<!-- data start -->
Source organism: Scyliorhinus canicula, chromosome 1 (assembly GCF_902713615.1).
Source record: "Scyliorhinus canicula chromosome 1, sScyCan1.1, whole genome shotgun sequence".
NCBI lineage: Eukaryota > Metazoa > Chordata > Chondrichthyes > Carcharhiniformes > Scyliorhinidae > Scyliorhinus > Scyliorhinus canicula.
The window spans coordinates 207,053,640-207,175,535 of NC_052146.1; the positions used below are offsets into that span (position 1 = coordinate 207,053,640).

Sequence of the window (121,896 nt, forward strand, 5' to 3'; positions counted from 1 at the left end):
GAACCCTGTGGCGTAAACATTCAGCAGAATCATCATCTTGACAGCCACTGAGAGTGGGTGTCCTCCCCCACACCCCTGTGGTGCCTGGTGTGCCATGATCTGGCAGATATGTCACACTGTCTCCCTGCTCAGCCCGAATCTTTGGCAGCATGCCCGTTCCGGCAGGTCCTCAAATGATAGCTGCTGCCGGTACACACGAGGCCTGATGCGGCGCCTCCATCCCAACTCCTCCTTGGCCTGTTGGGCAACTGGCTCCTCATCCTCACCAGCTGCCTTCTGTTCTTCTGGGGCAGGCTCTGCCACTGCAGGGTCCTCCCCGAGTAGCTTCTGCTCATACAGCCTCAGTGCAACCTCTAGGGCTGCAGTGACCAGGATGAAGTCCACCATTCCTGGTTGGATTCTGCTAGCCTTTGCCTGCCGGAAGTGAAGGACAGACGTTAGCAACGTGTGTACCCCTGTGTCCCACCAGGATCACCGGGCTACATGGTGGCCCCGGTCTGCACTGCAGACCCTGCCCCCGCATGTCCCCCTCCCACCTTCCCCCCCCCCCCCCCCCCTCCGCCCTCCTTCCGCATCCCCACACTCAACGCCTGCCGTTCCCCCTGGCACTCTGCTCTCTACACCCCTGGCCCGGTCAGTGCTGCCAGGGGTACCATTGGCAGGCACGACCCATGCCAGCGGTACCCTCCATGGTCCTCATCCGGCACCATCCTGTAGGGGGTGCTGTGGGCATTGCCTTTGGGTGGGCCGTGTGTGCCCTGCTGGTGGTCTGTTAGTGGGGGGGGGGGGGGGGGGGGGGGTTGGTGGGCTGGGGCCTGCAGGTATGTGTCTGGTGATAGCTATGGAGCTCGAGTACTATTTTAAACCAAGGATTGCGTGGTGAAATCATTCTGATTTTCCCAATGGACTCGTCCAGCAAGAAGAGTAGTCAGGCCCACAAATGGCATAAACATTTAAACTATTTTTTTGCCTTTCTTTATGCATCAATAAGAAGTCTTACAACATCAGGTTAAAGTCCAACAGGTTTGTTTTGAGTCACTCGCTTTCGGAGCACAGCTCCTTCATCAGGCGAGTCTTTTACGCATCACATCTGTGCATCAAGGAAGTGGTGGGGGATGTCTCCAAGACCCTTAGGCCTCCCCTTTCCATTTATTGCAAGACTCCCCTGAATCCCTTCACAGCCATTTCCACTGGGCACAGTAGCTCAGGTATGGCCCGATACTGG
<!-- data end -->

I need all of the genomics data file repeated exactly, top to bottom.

Source organism: Scyliorhinus canicula, chromosome 1 (assembly GCF_902713615.1).
Source record: "Scyliorhinus canicula chromosome 1, sScyCan1.1, whole genome shotgun sequence".
NCBI lineage: Eukaryota > Metazoa > Chordata > Chondrichthyes > Carcharhiniformes > Scyliorhinidae > Scyliorhinus > Scyliorhinus canicula.
The window spans coordinates 207,053,640-207,175,535 of NC_052146.1; the positions used below are offsets into that span (position 1 = coordinate 207,053,640).

Sequence of the window (121,896 nt, forward strand, 5' to 3'; positions counted from 1 at the left end):
GAACCCTGTGGCGTAAACATTCAGCAGAATCATCATCTTGACAGCCACTGAGAGTGGGTGTCCTCCCCCACACCCCTGTGGTGCCTGGTGTGCCATGATCTGGCAGATATGTCACACTGTCTCCCTGCTCAGCCCGAATCTTTGGCAGCATGCCCGTTCCGGCAGGTCCTCAAATGATAGCTGCTGCCGGTACACACGAGGCCTGATGCGGCGCCTCCATCCCAACTCCTCCTTGGCCTGTTGGGCAACTGGCTCCTCATCCTCACCAGCTGCCTTCTGTTCTTCTGGGGCAGGCTCTGCCACTGCAGGGTCCTCCCCGAGTAGCTTCTGCTCATACAGCCTCAGTGCAACCTCTAGGGCTGCAGTGACCAGGATGAAGTCCACCATTCCTGGTTGGATTCTGCTAGCCTTTGCCTGCCGGAAGTGAAGGACAGACGTTAGCAACGTGTGTACCCCTGTGTCCCACCAGGATCACCGGGCTACATGGTGGCCCCGGTCTGCACTGCAGACCCTGCCCCCGCATGTCCCCCTCCCACCTTCCCCCCCCCCCCCCCCCCTCCGCCCTCCTTCCGCATCCCCACACTCAACGCCTGCCGTTCCCCCTGGCACTCTGCTCTCTACACCCCTGGCCCGGTCAGTGCTGCCAGGGGTACCATTGGCAGGCACGACCCATGCCAGCGGTACCCTCCATGGTCCTCATCCGGCACCATCCTGTAGGGGGTGCTGTGGGCATTGCCTTTGGGTGGGCCGTGTGTGCCCTGCTGGTGGTCTGTTAGTGGGGGGGGGGGGGGGGGGGGGGGTTGGTGGGCTGGGGCCTGCAGGTATGTGTCTGGTGATAGCTATGGAGCTCGAGTACTATTTTAAACCAAGGATTGCGTGGTGAAATCATTCTGATTTTCCCAATGGACTCGTCCAGCAAGAAGAGTAGTCAGGCCCACAAATGGCATAAACATTTAAACTATTTTTTTGCCTTTCTTTATGCATCAATAAGAAGTCTTACAACATCAGGTTAAAGTCCAACAGGTTTGTTTTGAGTCACTCGCTTTCGGAGCACAGCTCCTTCATCAGGCGAGTCTTTTACGCATCACATCTGTGCATCAAGGAAGTGGTGGGGGATGTCTCCAAGACCCTTAGGCCTCCCCTTTCCATTTATTGCAAGACTCCCCTGAATCCCTTCACAGCCATTTCCACTGGGCACAGTAGCTCAGGTATGGCCCGATACTGG